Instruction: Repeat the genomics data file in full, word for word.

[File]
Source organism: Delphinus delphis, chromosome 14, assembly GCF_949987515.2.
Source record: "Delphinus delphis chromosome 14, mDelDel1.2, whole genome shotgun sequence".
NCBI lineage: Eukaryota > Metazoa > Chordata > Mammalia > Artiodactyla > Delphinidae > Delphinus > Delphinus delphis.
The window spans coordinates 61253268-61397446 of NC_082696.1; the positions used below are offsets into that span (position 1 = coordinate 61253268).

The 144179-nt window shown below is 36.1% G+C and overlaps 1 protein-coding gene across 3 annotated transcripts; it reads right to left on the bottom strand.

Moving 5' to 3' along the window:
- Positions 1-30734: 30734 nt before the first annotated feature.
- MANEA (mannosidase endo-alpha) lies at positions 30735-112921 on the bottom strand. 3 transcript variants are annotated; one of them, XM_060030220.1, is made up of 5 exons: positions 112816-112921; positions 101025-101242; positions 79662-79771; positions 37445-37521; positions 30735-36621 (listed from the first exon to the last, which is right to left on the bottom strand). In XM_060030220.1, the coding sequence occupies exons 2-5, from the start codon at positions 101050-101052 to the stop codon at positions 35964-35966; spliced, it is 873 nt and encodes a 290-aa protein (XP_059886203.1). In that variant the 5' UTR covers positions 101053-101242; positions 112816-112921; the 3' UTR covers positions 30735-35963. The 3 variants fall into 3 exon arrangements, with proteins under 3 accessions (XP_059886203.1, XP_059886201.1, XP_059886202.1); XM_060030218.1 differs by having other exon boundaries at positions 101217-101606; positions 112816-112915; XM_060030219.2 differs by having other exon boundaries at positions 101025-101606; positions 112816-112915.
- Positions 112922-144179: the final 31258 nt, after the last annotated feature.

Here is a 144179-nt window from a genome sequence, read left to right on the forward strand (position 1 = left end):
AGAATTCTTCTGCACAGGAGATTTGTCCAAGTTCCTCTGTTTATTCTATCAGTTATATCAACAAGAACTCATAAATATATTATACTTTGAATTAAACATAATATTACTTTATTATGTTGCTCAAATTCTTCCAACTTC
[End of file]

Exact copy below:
Source organism: Delphinus delphis, chromosome 14, assembly GCF_949987515.2.
Source record: "Delphinus delphis chromosome 14, mDelDel1.2, whole genome shotgun sequence".
NCBI lineage: Eukaryota > Metazoa > Chordata > Mammalia > Artiodactyla > Delphinidae > Delphinus > Delphinus delphis.
The window spans coordinates 61253268-61397446 of NC_082696.1; the positions used below are offsets into that span (position 1 = coordinate 61253268).

The 144179-nt window shown below is 36.1% G+C and overlaps 1 protein-coding gene across 3 annotated transcripts; it reads right to left on the bottom strand.

Moving 5' to 3' along the window:
- Positions 1-30734: 30734 nt before the first annotated feature.
- MANEA (mannosidase endo-alpha) lies at positions 30735-112921 on the bottom strand. 3 transcript variants are annotated; one of them, XM_060030220.1, is made up of 5 exons: positions 112816-112921; positions 101025-101242; positions 79662-79771; positions 37445-37521; positions 30735-36621 (listed from the first exon to the last, which is right to left on the bottom strand). In XM_060030220.1, the coding sequence occupies exons 2-5, from the start codon at positions 101050-101052 to the stop codon at positions 35964-35966; spliced, it is 873 nt and encodes a 290-aa protein (XP_059886203.1). In that variant the 5' UTR covers positions 101053-101242; positions 112816-112921; the 3' UTR covers positions 30735-35963. The 3 variants fall into 3 exon arrangements, with proteins under 3 accessions (XP_059886203.1, XP_059886201.1, XP_059886202.1); XM_060030218.1 differs by having other exon boundaries at positions 101217-101606; positions 112816-112915; XM_060030219.2 differs by having other exon boundaries at positions 101025-101606; positions 112816-112915.
- Positions 112922-144179: the final 31258 nt, after the last annotated feature.

Here is a 144179-nt window from a genome sequence, read left to right on the forward strand (position 1 = left end):
AGAATTCTTCTGCACAGGAGATTTGTCCAAGTTCCTCTGTTTATTCTATCAGTTATATCAACAAGAACTCATAAATATATTATACTTTGAATTAAACATAATATTACTTTATTATGTTGCTCAAATTCTTCCAACTTC